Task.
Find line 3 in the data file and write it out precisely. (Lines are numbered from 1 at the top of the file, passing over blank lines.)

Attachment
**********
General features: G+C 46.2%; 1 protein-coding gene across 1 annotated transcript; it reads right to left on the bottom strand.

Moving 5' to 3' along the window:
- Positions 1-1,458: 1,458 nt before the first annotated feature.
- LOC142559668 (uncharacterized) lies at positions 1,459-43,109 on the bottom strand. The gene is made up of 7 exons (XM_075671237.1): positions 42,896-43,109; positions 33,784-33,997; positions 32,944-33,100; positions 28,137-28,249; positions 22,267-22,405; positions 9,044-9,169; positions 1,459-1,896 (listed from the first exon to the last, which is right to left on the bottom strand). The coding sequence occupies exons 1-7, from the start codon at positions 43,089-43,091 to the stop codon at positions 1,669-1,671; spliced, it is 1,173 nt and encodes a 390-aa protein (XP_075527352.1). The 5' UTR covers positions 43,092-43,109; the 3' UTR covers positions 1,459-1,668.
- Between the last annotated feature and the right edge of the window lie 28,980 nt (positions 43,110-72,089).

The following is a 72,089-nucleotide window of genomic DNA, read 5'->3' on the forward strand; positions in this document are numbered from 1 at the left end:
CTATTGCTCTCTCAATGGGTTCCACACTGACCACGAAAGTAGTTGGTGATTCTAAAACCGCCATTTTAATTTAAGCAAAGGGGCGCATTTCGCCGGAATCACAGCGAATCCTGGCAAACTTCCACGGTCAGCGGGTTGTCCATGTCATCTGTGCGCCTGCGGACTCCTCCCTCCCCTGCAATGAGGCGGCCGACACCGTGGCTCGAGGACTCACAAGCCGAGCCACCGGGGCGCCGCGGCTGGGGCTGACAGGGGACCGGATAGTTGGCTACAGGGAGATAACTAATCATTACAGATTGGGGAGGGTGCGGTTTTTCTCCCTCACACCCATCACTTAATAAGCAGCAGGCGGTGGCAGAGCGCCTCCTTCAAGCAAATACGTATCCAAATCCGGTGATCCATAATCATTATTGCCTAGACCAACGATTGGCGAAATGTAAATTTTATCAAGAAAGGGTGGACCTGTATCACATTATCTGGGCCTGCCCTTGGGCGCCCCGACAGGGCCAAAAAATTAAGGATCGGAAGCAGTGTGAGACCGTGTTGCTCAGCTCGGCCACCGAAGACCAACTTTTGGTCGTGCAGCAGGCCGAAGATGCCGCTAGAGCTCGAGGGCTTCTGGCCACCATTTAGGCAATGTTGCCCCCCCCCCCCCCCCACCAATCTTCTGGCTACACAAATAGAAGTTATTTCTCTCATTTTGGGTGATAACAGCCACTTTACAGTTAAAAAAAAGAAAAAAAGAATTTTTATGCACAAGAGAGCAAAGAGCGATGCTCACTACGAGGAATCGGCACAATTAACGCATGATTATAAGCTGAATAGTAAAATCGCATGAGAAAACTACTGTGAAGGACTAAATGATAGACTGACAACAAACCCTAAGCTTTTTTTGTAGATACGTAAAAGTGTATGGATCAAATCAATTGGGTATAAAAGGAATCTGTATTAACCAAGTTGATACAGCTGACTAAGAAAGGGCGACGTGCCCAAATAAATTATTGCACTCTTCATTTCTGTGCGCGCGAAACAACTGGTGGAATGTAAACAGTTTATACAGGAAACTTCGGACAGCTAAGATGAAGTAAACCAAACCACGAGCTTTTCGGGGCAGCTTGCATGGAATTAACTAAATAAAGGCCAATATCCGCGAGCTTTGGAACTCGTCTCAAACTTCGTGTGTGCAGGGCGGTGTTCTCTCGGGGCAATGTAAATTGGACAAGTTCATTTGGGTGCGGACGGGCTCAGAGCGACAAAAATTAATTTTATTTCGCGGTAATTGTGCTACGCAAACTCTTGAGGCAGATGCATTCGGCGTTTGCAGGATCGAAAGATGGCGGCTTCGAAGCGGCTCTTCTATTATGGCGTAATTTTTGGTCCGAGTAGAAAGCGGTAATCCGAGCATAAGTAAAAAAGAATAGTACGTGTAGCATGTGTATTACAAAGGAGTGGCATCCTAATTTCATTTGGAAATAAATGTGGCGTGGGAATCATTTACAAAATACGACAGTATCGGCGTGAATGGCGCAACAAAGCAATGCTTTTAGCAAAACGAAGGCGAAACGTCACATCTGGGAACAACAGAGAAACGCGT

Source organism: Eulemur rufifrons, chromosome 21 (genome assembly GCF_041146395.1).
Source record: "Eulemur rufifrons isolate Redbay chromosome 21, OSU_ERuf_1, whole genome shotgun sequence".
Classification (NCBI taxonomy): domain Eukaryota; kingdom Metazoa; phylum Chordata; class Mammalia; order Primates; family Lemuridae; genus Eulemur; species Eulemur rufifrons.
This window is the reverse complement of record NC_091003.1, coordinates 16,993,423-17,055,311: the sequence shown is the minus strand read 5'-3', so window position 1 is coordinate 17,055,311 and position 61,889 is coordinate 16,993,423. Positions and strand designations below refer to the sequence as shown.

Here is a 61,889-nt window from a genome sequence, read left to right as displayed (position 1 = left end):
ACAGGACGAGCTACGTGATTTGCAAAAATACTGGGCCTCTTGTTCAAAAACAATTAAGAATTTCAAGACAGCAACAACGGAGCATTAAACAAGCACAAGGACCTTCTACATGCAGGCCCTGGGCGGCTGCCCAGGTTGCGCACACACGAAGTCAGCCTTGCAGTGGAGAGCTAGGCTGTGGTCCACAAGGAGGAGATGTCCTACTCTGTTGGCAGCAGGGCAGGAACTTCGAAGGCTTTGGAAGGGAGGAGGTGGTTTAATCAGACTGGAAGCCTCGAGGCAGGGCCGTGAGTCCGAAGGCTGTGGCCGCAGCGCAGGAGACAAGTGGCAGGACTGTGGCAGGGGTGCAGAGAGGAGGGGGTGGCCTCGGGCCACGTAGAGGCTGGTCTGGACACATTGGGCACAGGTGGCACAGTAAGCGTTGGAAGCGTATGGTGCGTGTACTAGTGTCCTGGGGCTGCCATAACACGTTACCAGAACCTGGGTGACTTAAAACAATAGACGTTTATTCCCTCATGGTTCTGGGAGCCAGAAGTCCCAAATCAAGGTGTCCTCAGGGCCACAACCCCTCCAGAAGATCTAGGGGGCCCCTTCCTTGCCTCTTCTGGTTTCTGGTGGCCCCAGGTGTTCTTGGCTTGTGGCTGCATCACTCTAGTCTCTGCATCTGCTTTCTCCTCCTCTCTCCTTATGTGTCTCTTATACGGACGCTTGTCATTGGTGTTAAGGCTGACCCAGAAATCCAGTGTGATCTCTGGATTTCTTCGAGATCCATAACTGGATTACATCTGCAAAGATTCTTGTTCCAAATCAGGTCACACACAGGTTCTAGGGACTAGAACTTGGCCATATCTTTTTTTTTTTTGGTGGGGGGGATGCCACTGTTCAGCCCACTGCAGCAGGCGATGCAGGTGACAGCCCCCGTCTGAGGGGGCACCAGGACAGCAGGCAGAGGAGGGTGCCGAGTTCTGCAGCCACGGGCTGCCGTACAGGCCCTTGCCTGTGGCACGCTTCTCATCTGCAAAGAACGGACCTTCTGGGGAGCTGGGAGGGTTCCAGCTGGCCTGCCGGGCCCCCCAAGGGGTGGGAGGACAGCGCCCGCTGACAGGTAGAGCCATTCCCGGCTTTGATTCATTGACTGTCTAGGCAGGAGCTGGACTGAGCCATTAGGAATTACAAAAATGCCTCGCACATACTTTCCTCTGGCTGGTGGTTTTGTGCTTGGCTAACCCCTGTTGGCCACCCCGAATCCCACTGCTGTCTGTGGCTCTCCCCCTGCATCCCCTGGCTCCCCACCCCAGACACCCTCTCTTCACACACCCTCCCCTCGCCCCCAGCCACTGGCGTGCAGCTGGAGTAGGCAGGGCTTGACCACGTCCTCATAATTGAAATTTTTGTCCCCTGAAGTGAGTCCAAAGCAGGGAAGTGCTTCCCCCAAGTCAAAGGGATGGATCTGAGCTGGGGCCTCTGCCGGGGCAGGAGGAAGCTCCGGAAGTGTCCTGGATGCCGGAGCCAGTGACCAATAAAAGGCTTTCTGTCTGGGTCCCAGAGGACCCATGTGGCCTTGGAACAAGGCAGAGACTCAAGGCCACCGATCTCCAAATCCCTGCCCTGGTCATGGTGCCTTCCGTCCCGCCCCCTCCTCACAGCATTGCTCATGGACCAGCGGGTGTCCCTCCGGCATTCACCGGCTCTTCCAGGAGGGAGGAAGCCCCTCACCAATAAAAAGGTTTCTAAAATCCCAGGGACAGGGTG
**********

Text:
- Positions 1-1,458: 1,458 nt before the first annotated feature.